After turning in an atrocious 117-111 scorecard in favour of Juan Francisco Estrada, Carlos Sucre has been temporarily suspended by the WBA. Hopefully, this is the start of harsher punishments on judging that the sport needs.
At the weekend, Juan Francisco Estrada avenged his defeat to Roman Gonzalez via split decision. It was a close fight – however I and many other boxing journalists feel that Estrada was rather lucky to come away with the win. Whilst some have rewatched the fight, I simply don’t have time, but there’s a comfort I can find in having the same view as others. I scored, the fight 117-112 to Roman Gonzalez, which includes a round I simply couldn’t separate the two. There could have very well been a couple more like that, so a draw I would’ve been okay with, but seven rounds to the Mexican was harsh to his counterpart known as ‘Chocolatito’.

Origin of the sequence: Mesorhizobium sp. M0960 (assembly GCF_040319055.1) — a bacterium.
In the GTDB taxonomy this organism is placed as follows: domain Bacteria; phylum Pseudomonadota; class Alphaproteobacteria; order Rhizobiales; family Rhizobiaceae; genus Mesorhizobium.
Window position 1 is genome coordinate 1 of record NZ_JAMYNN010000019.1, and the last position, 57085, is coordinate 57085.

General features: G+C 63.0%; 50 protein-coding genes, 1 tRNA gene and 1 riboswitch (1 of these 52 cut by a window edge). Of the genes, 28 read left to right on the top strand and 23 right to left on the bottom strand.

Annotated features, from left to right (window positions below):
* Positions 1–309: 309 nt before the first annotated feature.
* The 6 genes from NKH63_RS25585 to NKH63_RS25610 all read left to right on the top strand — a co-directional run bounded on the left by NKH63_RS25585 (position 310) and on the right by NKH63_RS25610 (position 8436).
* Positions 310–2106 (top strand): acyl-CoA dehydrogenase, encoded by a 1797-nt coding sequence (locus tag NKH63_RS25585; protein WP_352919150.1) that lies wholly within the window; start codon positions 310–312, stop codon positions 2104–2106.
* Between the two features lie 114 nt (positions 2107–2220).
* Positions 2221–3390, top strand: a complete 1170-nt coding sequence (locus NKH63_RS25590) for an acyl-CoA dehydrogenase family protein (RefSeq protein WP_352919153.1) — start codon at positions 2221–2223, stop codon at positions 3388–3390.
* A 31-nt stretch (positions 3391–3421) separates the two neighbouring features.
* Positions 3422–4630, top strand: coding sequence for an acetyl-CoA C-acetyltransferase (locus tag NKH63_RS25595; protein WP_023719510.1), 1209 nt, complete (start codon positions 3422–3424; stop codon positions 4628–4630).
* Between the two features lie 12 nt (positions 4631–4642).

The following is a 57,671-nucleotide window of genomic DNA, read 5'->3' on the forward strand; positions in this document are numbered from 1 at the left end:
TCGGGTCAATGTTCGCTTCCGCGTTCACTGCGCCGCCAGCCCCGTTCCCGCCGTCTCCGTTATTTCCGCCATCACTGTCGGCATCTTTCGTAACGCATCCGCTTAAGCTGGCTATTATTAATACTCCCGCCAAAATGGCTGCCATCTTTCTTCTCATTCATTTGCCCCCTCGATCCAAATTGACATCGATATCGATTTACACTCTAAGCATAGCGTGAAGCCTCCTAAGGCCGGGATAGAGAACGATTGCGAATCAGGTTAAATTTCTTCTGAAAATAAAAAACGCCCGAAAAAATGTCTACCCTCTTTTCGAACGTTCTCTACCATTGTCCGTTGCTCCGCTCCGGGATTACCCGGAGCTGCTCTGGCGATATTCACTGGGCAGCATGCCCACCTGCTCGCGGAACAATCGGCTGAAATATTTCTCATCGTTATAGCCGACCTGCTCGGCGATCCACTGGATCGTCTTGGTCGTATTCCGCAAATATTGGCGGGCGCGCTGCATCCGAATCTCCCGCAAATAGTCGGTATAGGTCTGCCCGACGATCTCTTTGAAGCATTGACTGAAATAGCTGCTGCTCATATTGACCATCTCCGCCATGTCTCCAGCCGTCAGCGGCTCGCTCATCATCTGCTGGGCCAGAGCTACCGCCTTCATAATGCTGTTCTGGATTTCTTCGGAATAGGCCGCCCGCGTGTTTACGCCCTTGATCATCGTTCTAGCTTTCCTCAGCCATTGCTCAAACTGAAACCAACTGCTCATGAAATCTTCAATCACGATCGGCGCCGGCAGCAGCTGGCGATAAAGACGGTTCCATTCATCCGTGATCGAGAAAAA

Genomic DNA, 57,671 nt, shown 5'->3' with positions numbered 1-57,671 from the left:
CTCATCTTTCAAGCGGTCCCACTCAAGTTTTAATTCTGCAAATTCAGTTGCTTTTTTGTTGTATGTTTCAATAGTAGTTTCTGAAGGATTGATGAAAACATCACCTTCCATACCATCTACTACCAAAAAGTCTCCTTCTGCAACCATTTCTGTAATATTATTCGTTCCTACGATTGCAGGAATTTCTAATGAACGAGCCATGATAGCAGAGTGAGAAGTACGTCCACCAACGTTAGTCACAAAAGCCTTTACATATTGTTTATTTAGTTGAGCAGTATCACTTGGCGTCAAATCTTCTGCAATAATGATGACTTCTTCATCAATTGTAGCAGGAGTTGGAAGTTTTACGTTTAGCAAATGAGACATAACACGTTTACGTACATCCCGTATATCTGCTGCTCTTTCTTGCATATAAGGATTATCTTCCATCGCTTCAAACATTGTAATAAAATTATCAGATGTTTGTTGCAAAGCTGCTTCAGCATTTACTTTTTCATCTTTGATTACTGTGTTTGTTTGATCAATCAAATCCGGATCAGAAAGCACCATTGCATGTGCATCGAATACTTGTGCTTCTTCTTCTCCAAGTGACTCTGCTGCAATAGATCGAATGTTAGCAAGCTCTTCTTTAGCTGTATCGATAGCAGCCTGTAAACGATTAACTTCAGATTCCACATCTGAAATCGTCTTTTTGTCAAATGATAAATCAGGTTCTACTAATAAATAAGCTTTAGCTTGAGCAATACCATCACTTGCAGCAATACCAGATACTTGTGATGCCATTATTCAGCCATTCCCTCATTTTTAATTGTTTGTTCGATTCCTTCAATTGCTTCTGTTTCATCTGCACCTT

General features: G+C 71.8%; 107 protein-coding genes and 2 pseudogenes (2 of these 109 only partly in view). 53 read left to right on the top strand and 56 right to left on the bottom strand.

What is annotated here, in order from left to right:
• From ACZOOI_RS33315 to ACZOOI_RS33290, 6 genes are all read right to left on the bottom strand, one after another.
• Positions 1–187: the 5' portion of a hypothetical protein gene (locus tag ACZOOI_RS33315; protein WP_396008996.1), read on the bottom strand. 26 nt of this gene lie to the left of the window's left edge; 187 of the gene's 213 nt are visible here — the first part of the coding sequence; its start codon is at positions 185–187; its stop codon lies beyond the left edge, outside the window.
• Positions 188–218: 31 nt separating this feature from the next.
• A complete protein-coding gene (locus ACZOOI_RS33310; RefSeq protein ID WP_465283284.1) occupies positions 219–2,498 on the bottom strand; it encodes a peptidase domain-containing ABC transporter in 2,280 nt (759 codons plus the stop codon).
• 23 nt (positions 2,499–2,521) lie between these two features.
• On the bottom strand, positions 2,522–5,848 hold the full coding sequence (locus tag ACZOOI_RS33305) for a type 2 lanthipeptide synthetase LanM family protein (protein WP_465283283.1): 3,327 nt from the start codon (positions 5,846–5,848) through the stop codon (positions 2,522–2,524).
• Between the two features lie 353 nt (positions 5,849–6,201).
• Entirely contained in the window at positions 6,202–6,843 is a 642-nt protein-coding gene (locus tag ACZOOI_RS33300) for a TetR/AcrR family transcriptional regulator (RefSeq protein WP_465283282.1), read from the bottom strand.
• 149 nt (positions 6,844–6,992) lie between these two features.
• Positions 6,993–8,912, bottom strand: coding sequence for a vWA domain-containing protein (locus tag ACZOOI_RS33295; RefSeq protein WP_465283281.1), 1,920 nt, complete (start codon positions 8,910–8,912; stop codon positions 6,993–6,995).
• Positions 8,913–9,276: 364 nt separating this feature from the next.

Thankfully, some action has been taken since the dust settled. One of the sanctioning bodies involved in the fight decided to temporarily suspend Carlos Sucre for his scorecard, which is a rare sight in boxing. Often we get a wild scorecard like Adelaide Byrd’s 118-110 for Canelo in the first fight against Golovkin, or simply a home fighter being favoured. It usually looks like the card was filled in before the fight. However, action is never taken and especially here in the UK, it has become a running joke as of late.
I suspect Sucre is just being given a slap on the wrist, but in the hope that it will stop judges who know how to score a fight, stop pretending like they don’t know how to score a fight. Making an example of him, would have a much better effect on the continual problem of scoring, but we often see these decisions and hearings go the opposite way than what we expect. Hopefully, the other organisations and sanctioning bodies follow suit with Sucre’s suspension, and it doesn’t become another Adelaide Byrd joke on my Twitter timeline.
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